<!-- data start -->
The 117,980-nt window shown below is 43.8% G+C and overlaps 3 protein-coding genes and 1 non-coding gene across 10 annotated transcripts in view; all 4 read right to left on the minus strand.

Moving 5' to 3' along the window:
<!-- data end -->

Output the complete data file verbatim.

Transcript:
The 117,980-nt window shown below is 43.8% G+C and overlaps 3 protein-coding genes and 1 non-coding gene across 10 annotated transcripts in view; all 4 read right to left on the minus strand.

Moving 5' to 3' along the window: